The Southern Poverty Law Center (SPLC) is nothing but a leftist scam organization (I know, that’s redundant) whose purpose is to enrich its founders. It smears a great many legitimate conservative organizations by listing them as “hate groups.” It then uses innuendo and false accusations, along with guilt-tripping, to draw attention to itself for the purpose of garnering contributions. Until very recently, the mainstream media has treated the SPLC as a legitimate organization, and to some extent, it still does.
(h/t: Iron Fist)
The SPLC’s new 2009 IRS 990 filing shows they have a bank account in the Cayman Islands. Now, stop for a good long minute and ask yourself what the hell is a supposed poverty-fighting Alabama-based tax exempt organization doing with such an account. Then ponder this: how much money is in it.
Unfortunately, the IRS does not require SPLC or any tax exempt charity with an account in a foreign country to disclose additional details, such as the amount, and the SPLC’s current 990 filing merely notes the existence of an account in a foreign country. The center’s site reveals neither the existence of the off-shore account nor the total it contains.
Assets for the organization are listed at $190 million, a nice chunk of change in these economic hard times. When was the last time this group, with almost $190 million in assets, did a damn worthwhile thing about, um, poverty?
The latest 990 additionally shows founder and chief trial counsel Morris Dees had his salary raised to $350,000, and his CEO, Richard Cohen, is close behind at $345,000.
The tax filing also shows Dees traveled by air charter, and that his spouse, artist and businesswoman Susan Starr, accompanies her husband on the business trips.
[…] Former Harper’s Magazine writer Ken Silverstein wrote a piece about the group in 2000, subtitled “How the Southern Poverty Law Center profits from intolerance,” that is still very pertinent and well-worth reading today:
[…] In the early 1960s, Morris Dees sat on the sidelines honing his direct-marketing skills and practicing law while the civil rights movement engulfed the South. “Morris and I … shared the overriding purpose of making a pile of money,” recalls Dees’s business partner, a lawyer named Millard Fuller (not to be confused with Millard Farmer). “We were not particular about how we did it; we just wanted to be independently rich.” […]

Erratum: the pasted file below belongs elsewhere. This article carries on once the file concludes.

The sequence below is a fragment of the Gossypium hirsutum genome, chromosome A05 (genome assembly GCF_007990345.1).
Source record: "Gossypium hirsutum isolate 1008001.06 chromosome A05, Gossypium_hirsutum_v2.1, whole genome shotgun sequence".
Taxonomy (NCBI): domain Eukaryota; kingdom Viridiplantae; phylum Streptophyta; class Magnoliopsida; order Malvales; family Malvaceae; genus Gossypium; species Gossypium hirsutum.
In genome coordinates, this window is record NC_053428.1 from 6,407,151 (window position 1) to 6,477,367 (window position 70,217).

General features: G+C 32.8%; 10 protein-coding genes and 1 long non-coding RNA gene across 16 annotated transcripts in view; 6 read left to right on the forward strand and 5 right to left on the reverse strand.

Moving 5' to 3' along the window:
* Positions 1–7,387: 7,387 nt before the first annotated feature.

For Dees, the P in SPLC has nothing to do with personal poverty. That P better stands for profit or profiteering for him, and foolish donors keep sending him checks, thinking they’re helping poverty-stricken blacks or whites in Alabama move into better housing.
Since we’re on the subject of abodes in the Yellowhammer State, let’s have a gander at where Dees lives courtesy of the May 2010 Montgomery Advertiser 60-photo feature just on his mansion, the opulent furnishings and layout, not to mention a fabulous outfit shown off by his wife:
The swimming pool, as seen from the pool house.
An area in the main house for relaxing conversations.
The studio building for Dees’ wife Susan Starr.
A lounging jacket designed and modeled by Starr.
Will this get any attention?
Wow, this should be big…Something to keep in mind when the SPLC designates a new “Hate Group” of the week: where does all that money come from? Soros, anyone? How much does it cost to get your political opponent designated a hater? The SPLC shouldn’t have any crediblilty left, but they do with the theoretical independent votes. Like I said, this should be big news. But it won’t be.
In case anybody hasn’t seen this yet, it thoroughly refutes the mindset and world view of Morris Dees and of liberals in general: